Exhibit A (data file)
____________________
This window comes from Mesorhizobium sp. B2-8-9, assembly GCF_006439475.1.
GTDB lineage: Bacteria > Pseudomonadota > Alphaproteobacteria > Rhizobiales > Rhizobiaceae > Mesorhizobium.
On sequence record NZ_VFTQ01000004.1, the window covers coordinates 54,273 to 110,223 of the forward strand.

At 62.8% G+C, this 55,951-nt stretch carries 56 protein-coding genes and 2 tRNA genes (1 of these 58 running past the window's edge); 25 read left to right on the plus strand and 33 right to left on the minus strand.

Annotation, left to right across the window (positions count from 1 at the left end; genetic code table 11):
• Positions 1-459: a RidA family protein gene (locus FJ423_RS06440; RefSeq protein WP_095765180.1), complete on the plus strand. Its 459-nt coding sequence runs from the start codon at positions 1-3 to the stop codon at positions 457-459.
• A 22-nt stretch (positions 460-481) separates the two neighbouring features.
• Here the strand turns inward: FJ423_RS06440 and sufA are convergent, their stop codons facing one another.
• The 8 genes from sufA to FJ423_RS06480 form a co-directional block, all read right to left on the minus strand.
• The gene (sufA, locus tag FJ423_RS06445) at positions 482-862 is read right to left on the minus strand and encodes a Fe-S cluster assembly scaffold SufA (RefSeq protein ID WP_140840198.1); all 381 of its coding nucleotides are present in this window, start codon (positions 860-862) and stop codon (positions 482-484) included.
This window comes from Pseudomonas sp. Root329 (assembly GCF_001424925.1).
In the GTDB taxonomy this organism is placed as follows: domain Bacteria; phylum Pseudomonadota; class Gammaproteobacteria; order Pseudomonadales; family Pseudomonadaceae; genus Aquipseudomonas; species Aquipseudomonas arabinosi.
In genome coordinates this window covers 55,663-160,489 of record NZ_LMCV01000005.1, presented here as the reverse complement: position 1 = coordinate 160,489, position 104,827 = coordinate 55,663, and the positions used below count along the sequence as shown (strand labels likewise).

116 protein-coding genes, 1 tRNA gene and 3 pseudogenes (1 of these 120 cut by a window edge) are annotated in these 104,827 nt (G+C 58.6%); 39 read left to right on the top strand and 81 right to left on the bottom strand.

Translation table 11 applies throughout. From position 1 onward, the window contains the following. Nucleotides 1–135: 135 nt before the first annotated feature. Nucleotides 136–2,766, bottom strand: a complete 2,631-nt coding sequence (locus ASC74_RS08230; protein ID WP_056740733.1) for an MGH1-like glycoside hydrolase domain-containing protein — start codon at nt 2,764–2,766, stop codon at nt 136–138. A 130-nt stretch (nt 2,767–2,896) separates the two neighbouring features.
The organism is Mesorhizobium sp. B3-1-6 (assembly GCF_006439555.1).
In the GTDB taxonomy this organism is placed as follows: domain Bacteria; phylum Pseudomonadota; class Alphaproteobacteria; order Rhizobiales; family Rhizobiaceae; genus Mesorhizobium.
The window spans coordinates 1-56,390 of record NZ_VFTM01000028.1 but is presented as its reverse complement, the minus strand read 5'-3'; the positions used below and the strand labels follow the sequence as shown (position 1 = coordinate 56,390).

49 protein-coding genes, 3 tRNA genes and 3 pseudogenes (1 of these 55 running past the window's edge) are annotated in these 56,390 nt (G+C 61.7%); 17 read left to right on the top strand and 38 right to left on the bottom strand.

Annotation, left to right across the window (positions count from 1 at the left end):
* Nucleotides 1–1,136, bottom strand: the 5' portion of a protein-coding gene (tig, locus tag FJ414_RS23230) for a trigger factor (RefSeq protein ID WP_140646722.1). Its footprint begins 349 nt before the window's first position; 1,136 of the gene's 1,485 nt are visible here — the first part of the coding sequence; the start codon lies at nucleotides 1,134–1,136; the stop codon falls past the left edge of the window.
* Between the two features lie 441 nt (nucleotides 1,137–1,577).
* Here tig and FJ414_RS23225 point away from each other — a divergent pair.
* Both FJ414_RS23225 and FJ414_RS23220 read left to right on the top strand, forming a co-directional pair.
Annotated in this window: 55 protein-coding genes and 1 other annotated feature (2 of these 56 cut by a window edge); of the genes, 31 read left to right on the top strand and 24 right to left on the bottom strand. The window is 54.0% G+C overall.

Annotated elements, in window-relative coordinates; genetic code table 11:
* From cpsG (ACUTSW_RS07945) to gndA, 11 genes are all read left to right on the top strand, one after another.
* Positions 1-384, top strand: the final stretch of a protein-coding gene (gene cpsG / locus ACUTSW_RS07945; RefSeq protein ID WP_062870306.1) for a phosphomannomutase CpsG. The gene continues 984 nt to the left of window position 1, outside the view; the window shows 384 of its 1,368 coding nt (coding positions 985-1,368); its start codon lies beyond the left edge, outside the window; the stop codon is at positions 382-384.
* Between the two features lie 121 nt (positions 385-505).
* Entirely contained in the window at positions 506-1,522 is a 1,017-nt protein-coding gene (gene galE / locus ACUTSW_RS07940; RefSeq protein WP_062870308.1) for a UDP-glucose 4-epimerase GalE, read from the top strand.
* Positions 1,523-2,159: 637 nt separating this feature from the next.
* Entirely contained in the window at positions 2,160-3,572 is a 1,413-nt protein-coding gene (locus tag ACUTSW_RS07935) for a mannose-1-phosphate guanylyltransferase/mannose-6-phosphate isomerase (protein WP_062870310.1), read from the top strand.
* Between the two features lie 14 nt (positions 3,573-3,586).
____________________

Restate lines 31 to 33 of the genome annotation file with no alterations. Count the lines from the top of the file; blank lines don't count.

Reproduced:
* Positions 1,523-2,159: 637 nt separating this feature from the next.
* Entirely contained in the window at positions 2,160-3,572 is a 1,413-nt protein-coding gene (locus tag ACUTSW_RS07935) for a mannose-1-phosphate guanylyltransferase/mannose-6-phosphate isomerase (protein WP_062870310.1), read from the top strand.
* Between the two features lie 14 nt (positions 3,573-3,586).